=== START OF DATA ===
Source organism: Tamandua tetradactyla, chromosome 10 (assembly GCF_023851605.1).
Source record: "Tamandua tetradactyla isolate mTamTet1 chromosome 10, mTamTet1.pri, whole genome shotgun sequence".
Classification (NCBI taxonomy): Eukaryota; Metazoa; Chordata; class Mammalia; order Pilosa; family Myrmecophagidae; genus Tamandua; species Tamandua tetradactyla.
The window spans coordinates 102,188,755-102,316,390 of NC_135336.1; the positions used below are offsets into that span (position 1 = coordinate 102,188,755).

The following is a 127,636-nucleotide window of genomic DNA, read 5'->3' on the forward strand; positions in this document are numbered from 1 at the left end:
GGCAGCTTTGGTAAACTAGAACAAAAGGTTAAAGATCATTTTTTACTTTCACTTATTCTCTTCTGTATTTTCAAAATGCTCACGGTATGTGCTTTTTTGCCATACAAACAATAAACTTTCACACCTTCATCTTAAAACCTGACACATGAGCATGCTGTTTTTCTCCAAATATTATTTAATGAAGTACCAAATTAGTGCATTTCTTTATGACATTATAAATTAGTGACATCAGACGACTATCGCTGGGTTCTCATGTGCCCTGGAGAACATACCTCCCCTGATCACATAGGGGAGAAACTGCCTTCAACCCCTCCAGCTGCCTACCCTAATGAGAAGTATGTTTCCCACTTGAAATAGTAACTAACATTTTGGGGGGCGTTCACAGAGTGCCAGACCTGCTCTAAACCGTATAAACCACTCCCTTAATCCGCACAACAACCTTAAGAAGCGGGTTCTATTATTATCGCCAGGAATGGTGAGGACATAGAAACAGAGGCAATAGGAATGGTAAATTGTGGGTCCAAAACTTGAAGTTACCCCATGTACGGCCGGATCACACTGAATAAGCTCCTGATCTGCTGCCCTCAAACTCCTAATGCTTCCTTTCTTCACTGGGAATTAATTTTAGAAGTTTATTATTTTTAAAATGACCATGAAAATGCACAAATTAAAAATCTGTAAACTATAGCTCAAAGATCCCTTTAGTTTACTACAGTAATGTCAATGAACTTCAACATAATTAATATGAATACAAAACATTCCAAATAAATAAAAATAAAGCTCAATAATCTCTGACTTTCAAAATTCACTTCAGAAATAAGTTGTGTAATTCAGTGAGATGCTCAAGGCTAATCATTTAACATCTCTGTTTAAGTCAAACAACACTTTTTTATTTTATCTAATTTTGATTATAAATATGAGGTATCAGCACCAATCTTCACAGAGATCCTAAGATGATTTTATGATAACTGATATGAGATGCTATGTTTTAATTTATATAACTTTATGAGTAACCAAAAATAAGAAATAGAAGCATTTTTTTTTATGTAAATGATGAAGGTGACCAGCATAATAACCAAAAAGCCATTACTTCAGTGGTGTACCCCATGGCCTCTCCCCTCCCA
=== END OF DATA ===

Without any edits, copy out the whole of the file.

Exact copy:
Source organism: Tamandua tetradactyla, chromosome 10 (assembly GCF_023851605.1).
Source record: "Tamandua tetradactyla isolate mTamTet1 chromosome 10, mTamTet1.pri, whole genome shotgun sequence".
Classification (NCBI taxonomy): Eukaryota; Metazoa; Chordata; class Mammalia; order Pilosa; family Myrmecophagidae; genus Tamandua; species Tamandua tetradactyla.
The window spans coordinates 102,188,755-102,316,390 of NC_135336.1; the positions used below are offsets into that span (position 1 = coordinate 102,188,755).

The following is a 127,636-nucleotide window of genomic DNA, read 5'->3' on the forward strand; positions in this document are numbered from 1 at the left end:
GGCAGCTTTGGTAAACTAGAACAAAAGGTTAAAGATCATTTTTTACTTTCACTTATTCTCTTCTGTATTTTCAAAATGCTCACGGTATGTGCTTTTTTGCCATACAAACAATAAACTTTCACACCTTCATCTTAAAACCTGACACATGAGCATGCTGTTTTTCTCCAAATATTATTTAATGAAGTACCAAATTAGTGCATTTCTTTATGACATTATAAATTAGTGACATCAGACGACTATCGCTGGGTTCTCATGTGCCCTGGAGAACATACCTCCCCTGATCACATAGGGGAGAAACTGCCTTCAACCCCTCCAGCTGCCTACCCTAATGAGAAGTATGTTTCCCACTTGAAATAGTAACTAACATTTTGGGGGGCGTTCACAGAGTGCCAGACCTGCTCTAAACCGTATAAACCACTCCCTTAATCCGCACAACAACCTTAAGAAGCGGGTTCTATTATTATCGCCAGGAATGGTGAGGACATAGAAACAGAGGCAATAGGAATGGTAAATTGTGGGTCCAAAACTTGAAGTTACCCCATGTACGGCCGGATCACACTGAATAAGCTCCTGATCTGCTGCCCTCAAACTCCTAATGCTTCCTTTCTTCACTGGGAATTAATTTTAGAAGTTTATTATTTTTAAAATGACCATGAAAATGCACAAATTAAAAATCTGTAAACTATAGCTCAAAGATCCCTTTAGTTTACTACAGTAATGTCAATGAACTTCAACATAATTAATATGAATACAAAACATTCCAAATAAATAAAAATAAAGCTCAATAATCTCTGACTTTCAAAATTCACTTCAGAAATAAGTTGTGTAATTCAGTGAGATGCTCAAGGCTAATCATTTAACATCTCTGTTTAAGTCAAACAACACTTTTTTATTTTATCTAATTTTGATTATAAATATGAGGTATCAGCACCAATCTTCACAGAGATCCTAAGATGATTTTATGATAACTGATATGAGATGCTATGTTTTAATTTATATAACTTTATGAGTAACCAAAAATAAGAAATAGAAGCATTTTTTTTTATGTAAATGATGAAGGTGACCAGCATAATAACCAAAAAGCCATTACTTCAGTGGTGTACCCCATGGCCTCTCCCCTCCCA